How Brandon Palaniuk Won at the St. Lawrence River

Yamaha Pro Brandon Palaniuk knows that in professional bass tournament fishing, confidence and determination can often be as important as lure choice and technique when the final weights are tabulated.

Brandon Palaniuk won big at the Bassmaster Elite on the St. Lawrence River by making round-trip runs of over 200 miles daily to connect with Lake Ontario's big smallmouths. He's also pretty good at catching largemouths, as shown here.
Brandon Palaniuk won big at the Bassmaster Elite on the St. Lawrence River by making round-trip runs of over 200 miles daily to connect with Lake Ontario’s big smallmouths. He’s also pretty good at catching largemouths, as shown here.

He demonstrated just how important by winning the recent Bassmaster Elite tournament on New York’s St. Lawrence River.

“It’s hard to define how important personal determination can be in achieving a certain goal,” explained Palaniuk, “but I know that in this win it was absolutely crucial to me. I don’t want to say that being determined means you have to gamble and take chances, but rather, the stronger your determination, the stronger you focus on achieving that goal, and sometimes that actually makes achieving it a little easier.

“One of my goals is never to miss the Bassmaster Classic,® but heading into the St. Lawrence River event I knew the only way I had to make the Classic was to win one of the two remaining tournaments. Because I’d made some bad decisions and poor execution during this season, I was so far behind I could never qualify on points.

“In my mind, I had no options, except to win, so that became my immediate goal. I was determined to achieve it. Once I put myself into that mindset, preparing for the tournament was actually a little easier. I began to study the St. Lawrence and Lake Ontario very carefully, and perhaps a little differently than the other competitors.”

The Yamaha Pro had never been to Lake Ontario before, so he studied past tournament results on the Internet and poured over maps of the 193-mile long lake, where one location continually stood out to him, historically as well as geographically. That area was Chaumont Bay, some 40 miles out into Lake Ontario, or just over 105 miles from the tournament launch area in Waddington, New York. Numerous previous events had been won there.

“I felt I had nothing to lose by going that far,” continued Palaniuk. “A lot of the anglers did not think it would be possible to run that far, more than 200 miles round trip, for four consecutive days because of the weather, so all of them stayed in the St. Lawrence.”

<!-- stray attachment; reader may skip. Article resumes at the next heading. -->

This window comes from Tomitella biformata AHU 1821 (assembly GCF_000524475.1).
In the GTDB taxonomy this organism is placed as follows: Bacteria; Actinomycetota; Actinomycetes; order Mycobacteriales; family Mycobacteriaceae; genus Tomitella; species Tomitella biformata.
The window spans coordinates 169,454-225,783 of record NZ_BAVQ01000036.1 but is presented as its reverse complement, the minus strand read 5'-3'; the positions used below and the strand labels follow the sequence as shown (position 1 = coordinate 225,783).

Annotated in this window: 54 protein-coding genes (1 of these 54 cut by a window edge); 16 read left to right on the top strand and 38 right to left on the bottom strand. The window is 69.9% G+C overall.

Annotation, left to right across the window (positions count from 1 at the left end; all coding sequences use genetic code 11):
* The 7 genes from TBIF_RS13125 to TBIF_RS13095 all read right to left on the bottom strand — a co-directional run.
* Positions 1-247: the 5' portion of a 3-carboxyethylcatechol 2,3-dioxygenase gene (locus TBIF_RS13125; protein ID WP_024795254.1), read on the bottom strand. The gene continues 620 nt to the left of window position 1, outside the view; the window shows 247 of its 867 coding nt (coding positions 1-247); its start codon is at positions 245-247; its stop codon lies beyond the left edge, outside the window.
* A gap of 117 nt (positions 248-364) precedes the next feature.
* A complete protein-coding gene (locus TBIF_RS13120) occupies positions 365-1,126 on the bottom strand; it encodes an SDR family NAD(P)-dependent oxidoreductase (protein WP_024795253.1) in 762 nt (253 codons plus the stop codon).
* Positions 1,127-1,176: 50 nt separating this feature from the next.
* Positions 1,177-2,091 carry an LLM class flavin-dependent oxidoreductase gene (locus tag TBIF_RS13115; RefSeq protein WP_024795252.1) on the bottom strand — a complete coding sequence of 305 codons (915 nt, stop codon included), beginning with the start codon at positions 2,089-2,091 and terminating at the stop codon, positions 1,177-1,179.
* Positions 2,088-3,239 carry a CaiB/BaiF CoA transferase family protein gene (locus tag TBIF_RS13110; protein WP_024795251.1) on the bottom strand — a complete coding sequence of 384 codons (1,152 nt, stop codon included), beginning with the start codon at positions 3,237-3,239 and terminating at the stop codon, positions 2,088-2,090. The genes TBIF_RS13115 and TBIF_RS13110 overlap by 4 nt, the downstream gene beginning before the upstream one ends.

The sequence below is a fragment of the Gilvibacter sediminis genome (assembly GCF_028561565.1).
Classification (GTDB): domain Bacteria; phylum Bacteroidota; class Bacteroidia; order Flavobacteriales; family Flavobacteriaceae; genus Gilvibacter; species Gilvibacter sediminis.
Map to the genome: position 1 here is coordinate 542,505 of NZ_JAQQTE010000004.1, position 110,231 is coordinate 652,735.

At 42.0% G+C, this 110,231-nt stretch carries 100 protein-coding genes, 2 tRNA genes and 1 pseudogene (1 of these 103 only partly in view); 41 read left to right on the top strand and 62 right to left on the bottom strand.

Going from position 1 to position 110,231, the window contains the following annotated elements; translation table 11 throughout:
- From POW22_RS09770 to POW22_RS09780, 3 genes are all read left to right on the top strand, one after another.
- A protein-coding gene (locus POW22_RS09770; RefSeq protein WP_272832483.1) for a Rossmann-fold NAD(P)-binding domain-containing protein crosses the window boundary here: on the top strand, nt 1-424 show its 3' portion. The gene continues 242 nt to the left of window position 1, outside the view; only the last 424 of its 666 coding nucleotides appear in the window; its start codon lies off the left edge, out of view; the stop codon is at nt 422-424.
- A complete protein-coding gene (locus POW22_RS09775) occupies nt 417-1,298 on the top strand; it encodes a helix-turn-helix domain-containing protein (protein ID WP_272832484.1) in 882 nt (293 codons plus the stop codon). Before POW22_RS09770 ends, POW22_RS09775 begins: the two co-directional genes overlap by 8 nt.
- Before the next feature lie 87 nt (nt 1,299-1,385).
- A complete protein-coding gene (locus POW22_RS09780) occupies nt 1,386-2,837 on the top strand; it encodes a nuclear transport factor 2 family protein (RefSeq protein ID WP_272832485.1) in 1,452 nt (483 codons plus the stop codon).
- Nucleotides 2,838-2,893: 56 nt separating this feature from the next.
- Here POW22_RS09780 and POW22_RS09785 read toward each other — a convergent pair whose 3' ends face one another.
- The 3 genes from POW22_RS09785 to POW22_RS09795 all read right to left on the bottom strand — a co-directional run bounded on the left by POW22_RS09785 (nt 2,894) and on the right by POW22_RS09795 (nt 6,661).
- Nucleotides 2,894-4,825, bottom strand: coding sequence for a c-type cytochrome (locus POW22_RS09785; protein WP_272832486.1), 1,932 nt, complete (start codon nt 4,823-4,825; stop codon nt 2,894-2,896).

On the first practice day, Palaniuk trailered to Chaumont Bay and caught between 23 and 25 pounds of bass in shallow water, fishing a topwater lure and a jerkbait. He was so excited he spent the night in his truck right there at the boat ramp and used his second practice day fishing deeper water, 20 to 35 feet deep. He wanted a backup plan, and again he boated nearly 25 pounds of fish.

“I can’t tell you how good I felt after those two days and after I successfully made the long run the next day from the tournament launch ramp to map my route,” he added. “Even though I’d had eight-foot waves on the lake that day, I had made it safely down and back, and I really didn’t think I’d be facing anything worse. I think my determination made facing those waves easier, because in my mind I did not have any other options.

“I also knew I had found the quality of bass I needed to win, and that they were willing to bite.”

The Yamaha Pro brought 23 pounds, 9 ounces to the scales the first day of competition and took the lead. He’d caught the fish in just 90 minutes, and that’s when he realized the full potential of the area he’d chosen. The second day, with calm conditions, he added 21-15 and increased his lead; again, his confidence soared. The final two days he brought in catches of 20-9 and 23-5, giving him a four-day total of 88 pounds, 12 ounces. His winning margin was more than seven pounds.

“I think, if I could pass on any lessons from this experience to other anglers, it would be that prior preparation can be critical, especially when you’re choosing your fishing areas. Studying maps and previous tournament results can be invaluable and give you a solid starting point as well as help your confidence.

“At the same time, you can’t really be afraid of failure. In my case, in making the 200-mile round trip each day, I knew I had the equipment that could make that run, and after I completed the run that last practice day, I was absolutely sure I could make it every day.”

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